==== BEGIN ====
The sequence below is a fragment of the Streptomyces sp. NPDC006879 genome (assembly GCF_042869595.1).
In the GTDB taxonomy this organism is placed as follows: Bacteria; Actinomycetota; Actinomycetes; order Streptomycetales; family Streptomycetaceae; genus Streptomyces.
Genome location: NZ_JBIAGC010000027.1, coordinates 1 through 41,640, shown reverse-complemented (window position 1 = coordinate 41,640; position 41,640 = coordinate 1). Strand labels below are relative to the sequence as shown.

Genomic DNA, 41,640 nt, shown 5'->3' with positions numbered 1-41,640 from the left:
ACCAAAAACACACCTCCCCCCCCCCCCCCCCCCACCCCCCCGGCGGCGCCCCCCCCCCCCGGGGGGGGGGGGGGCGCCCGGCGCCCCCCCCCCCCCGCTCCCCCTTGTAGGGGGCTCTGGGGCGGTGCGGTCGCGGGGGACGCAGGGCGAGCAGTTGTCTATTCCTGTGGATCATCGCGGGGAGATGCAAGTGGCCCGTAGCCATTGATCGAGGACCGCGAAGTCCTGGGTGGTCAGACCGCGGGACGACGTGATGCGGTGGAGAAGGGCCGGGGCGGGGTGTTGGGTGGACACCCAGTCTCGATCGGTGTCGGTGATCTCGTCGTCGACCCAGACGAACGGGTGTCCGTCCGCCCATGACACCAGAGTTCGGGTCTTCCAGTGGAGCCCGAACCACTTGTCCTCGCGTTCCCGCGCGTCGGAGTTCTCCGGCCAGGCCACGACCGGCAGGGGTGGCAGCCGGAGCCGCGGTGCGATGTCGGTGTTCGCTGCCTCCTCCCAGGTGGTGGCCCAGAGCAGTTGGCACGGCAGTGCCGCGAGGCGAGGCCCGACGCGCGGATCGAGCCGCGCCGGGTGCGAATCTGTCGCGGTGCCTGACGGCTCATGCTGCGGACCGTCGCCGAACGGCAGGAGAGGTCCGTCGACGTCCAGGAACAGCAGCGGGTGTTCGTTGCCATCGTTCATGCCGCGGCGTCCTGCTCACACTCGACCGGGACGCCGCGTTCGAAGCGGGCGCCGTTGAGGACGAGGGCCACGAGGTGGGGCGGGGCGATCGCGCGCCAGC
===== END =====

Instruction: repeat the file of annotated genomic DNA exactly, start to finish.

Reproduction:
The sequence below is a fragment of the Streptomyces sp. NPDC006879 genome (assembly GCF_042869595.1).
In the GTDB taxonomy this organism is placed as follows: Bacteria; Actinomycetota; Actinomycetes; order Streptomycetales; family Streptomycetaceae; genus Streptomyces.
Genome location: NZ_JBIAGC010000027.1, coordinates 1 through 41,640, shown reverse-complemented (window position 1 = coordinate 41,640; position 41,640 = coordinate 1). Strand labels below are relative to the sequence as shown.

Genomic DNA, 41,640 nt, shown 5'->3' with positions numbered 1-41,640 from the left:
ACCAAAAACACACCTCCCCCCCCCCCCCCCCCCACCCCCCCGGCGGCGCCCCCCCCCCCCGGGGGGGGGGGGGGCGCCCGGCGCCCCCCCCCCCCCGCTCCCCCTTGTAGGGGGCTCTGGGGCGGTGCGGTCGCGGGGGACGCAGGGCGAGCAGTTGTCTATTCCTGTGGATCATCGCGGGGAGATGCAAGTGGCCCGTAGCCATTGATCGAGGACCGCGAAGTCCTGGGTGGTCAGACCGCGGGACGACGTGATGCGGTGGAGAAGGGCCGGGGCGGGGTGTTGGGTGGACACCCAGTCTCGATCGGTGTCGGTGATCTCGTCGTCGACCCAGACGAACGGGTGTCCGTCCGCCCATGACACCAGAGTTCGGGTCTTCCAGTGGAGCCCGAACCACTTGTCCTCGCGTTCCCGCGCGTCGGAGTTCTCCGGCCAGGCCACGACCGGCAGGGGTGGCAGCCGGAGCCGCGGTGCGATGTCGGTGTTCGCTGCCTCCTCCCAGGTGGTGGCCCAGAGCAGTTGGCACGGCAGTGCCGCGAGGCGAGGCCCGACGCGCGGATCGAGCCGCGCCGGGTGCGAATCTGTCGCGGTGCCTGACGGCTCATGCTGCGGACCGTCGCCGAACGGCAGGAGAGGTCCGTCGACGTCCAGGAACAGCAGCGGGTGTTCGTTGCCATCGTTCATGCCGCGGCGTCCTGCTCACACTCGACCGGGACGCCGCGTTCGAAGCGGGCGCCGTTGAGGACGAGGGCCACGAGGTGGGGCGGGGCGATCGCGCGCCAGC